By the time I presented Al Gore with the pages of the speech I’d written for him, his appearance was already running late. It was 2004, and the former Vice President had flown into St. Joseph, Missouri to rally up the troops on behalf of the party’s presidential nominee, John Kerry.
At the time, I was Kerry’s Communications Director in the Show Me State, and I had never met Gore before. He was incredibly gracious as we went over the speech. He asked questions about local facts and statistics. He underlined passages. He expressed enthusiasm and gratitude.
As Gore jumped up on stage to cheers from the audience, I stood in the back of the hall with our State Director Tony Wilson — who’d worked for Gore in the Clinton White House.
The Veep started talking. More like riffing. He wasn’t just off the page; he was full on extemporaneous. Fifteen minutes into the speech, I hadn’t heard a single word I’d written. I elbowed Tony and said — half-jokingly, “What the hell?!” Tony replied, “Don’t worry, he always does this.”
Gore was awesome. The crowd was going crazy. One minute they were cracking up and the next minute they were shouting rally cries in unison. For 45 minutes, Gore improvised. And as they say in the world of stand-up: He killed.
Listening to Gore, I was reminded of Senate and House candidates I had worked for who had totally mangled speeches I’d written for them. It’s a painful thing to watch.
Gore always had the same problem when he was a national candidate. As soon as the red camera light flickered, he seemed scripted and wooden. But when you met him in person, or even watched him on a talk show or presenting during his Oscar-winning documentary, he was a different guy.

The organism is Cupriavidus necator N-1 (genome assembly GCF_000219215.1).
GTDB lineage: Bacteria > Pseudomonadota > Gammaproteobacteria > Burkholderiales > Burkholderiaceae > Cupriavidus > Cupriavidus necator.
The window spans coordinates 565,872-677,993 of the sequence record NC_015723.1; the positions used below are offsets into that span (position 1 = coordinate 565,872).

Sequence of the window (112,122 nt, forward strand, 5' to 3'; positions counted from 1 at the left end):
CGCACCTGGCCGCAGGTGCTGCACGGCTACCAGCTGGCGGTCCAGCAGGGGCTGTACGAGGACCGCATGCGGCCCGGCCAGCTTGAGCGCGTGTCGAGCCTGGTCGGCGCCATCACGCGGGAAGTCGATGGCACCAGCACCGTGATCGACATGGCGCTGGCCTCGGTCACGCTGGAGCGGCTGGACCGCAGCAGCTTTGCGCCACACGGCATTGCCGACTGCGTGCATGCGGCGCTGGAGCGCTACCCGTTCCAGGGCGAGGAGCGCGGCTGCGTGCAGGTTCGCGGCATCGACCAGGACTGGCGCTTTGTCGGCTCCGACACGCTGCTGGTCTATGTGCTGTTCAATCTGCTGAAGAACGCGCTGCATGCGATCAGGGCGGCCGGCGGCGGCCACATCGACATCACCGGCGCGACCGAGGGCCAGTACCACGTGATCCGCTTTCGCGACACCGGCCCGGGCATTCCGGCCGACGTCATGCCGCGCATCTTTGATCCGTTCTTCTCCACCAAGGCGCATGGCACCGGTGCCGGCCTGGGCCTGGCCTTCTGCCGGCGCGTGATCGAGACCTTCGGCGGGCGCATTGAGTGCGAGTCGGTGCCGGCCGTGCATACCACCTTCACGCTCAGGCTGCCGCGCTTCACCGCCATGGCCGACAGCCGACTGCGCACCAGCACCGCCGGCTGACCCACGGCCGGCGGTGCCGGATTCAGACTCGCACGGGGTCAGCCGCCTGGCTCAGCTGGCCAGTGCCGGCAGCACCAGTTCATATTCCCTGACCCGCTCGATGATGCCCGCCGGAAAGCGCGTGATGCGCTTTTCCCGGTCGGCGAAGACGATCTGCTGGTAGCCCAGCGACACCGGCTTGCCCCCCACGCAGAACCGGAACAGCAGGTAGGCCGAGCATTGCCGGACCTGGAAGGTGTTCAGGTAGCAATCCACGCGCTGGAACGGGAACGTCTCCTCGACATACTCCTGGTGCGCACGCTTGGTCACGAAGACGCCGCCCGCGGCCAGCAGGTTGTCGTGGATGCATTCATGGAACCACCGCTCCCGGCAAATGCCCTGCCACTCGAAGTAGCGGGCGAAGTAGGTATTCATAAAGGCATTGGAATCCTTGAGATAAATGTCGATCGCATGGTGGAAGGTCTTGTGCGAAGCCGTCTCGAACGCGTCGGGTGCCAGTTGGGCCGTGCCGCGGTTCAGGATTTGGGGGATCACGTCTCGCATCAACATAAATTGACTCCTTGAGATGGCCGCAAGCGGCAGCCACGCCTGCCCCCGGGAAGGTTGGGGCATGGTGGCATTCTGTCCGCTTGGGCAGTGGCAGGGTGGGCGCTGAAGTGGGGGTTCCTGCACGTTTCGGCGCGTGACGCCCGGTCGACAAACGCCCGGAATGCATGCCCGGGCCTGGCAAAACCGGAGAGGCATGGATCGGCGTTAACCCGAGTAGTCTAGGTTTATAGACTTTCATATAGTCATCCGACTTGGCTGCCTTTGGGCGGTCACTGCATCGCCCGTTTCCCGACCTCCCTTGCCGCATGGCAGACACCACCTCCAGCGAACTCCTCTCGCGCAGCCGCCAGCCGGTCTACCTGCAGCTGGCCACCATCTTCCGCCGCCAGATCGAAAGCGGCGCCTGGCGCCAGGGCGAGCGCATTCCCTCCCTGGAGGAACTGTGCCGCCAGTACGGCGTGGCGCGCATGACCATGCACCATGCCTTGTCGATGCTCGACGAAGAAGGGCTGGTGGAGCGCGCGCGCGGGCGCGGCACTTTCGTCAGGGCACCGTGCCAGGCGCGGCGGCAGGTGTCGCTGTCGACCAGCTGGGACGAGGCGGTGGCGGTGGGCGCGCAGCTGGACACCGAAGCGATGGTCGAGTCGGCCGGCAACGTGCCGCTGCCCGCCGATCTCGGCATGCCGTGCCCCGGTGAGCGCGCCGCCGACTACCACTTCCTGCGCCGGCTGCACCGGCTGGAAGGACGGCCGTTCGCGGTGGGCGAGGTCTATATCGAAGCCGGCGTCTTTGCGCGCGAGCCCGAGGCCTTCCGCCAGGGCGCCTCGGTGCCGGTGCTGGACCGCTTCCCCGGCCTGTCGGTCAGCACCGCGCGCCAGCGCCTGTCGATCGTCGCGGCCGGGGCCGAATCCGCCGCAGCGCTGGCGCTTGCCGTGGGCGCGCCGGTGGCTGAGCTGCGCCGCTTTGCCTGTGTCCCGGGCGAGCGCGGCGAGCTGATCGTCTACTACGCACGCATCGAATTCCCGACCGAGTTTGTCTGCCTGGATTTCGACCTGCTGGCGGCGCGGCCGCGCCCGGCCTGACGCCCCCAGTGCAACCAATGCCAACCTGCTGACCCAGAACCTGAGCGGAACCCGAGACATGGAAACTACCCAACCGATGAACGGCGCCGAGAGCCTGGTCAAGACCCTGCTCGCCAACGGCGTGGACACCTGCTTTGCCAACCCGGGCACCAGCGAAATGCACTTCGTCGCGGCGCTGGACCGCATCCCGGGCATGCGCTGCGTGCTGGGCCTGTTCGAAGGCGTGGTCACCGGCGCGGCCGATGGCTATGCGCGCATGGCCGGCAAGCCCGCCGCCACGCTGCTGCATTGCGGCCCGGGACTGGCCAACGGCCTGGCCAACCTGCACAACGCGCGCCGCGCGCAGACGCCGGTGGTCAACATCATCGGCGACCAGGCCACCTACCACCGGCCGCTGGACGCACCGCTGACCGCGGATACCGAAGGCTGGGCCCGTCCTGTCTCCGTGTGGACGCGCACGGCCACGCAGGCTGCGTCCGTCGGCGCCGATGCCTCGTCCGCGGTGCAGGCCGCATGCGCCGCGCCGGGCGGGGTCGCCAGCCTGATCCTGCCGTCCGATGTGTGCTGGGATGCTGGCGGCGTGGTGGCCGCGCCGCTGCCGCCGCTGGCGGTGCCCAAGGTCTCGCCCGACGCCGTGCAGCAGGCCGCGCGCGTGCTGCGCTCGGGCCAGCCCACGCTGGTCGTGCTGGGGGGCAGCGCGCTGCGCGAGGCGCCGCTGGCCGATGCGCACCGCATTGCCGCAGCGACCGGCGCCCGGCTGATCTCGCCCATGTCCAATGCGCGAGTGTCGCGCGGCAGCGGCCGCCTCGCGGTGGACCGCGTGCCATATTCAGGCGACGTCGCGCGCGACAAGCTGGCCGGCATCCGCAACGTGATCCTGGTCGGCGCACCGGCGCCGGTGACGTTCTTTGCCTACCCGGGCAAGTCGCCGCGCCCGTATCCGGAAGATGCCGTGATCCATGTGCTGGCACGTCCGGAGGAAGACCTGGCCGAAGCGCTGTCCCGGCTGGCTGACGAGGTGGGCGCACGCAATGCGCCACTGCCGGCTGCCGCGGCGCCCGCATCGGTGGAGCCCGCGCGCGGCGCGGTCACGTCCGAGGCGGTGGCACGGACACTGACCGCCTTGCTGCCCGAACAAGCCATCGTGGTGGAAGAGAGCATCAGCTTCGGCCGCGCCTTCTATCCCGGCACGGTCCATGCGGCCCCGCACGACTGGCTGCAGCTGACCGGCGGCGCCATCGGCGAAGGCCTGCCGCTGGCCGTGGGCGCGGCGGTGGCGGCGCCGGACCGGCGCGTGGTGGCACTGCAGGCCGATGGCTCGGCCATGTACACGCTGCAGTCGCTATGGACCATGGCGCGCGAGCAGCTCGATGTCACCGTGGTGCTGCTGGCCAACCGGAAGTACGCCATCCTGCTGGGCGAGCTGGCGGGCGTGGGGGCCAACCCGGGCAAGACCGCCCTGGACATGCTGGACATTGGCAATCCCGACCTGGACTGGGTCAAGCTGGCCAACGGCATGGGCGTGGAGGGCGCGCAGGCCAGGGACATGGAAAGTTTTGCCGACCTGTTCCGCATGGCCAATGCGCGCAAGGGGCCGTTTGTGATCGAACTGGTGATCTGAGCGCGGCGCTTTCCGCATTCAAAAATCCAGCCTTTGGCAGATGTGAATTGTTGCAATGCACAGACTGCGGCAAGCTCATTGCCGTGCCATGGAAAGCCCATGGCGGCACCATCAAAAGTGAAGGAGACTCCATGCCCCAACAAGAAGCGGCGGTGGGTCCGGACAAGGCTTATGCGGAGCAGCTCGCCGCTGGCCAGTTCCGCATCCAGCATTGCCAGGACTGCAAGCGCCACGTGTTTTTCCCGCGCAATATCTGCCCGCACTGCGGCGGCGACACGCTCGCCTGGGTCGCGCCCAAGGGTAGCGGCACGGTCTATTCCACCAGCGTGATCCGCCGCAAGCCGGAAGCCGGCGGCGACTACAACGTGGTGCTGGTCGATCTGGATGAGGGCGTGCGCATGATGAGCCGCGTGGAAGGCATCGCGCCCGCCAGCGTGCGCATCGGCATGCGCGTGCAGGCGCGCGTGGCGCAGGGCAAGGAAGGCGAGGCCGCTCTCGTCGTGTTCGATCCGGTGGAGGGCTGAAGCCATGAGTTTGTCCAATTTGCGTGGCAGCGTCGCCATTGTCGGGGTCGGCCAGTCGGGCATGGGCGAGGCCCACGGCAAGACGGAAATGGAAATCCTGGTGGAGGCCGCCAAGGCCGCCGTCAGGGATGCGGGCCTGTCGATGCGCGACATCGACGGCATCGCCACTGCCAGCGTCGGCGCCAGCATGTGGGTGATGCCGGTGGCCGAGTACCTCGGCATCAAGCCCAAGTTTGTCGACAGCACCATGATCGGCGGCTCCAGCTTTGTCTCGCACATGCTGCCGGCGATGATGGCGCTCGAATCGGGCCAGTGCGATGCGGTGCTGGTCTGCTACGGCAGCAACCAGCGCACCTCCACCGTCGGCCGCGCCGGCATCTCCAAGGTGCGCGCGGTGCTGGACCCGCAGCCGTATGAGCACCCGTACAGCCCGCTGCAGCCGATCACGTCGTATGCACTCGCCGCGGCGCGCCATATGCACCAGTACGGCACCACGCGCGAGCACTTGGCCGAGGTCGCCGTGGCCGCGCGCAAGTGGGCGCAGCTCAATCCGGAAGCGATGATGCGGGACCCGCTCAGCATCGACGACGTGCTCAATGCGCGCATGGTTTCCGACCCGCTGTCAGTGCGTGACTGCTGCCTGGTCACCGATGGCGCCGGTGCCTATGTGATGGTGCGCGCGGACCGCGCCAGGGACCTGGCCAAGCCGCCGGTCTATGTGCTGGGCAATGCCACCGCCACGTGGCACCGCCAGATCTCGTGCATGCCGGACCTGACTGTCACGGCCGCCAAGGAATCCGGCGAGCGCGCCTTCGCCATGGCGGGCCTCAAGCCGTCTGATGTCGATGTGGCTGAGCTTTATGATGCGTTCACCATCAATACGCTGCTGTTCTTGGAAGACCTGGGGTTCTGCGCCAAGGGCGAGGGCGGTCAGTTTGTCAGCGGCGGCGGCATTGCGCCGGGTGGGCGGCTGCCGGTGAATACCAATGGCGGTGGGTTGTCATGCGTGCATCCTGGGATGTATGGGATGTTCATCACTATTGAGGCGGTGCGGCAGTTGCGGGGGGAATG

The reason, of course, is because when you don’t feel scripted, you communicate more naturally. Gore didn’t need my speech. He had the juice all by himself — because he was fully at ease in that particular venue. Not a candidate. Just Al Gore.
Like anything else, effective public speaking takes practice. And many people are just born with an innate talent for communicating. Still, no matter how nervous or downright scared you might get before speaking to a live audience, authenticity is the key. Relaxation leads to expressing yourself in an authentic fashion.
A polished and error-free presentation is great, but it’s not essential to connecting with your audience. Being genuine vastly increases the power of any message you want to express. Smile. Laugh at yourself. Laugh at your mistakes, in real time. Those eyes and ears out there are attached to actual people, just like you. When they see some of themselves in the “expert” or “authority” speaking to them, it’s a comfort. It’s relatable. And that’s the real connection.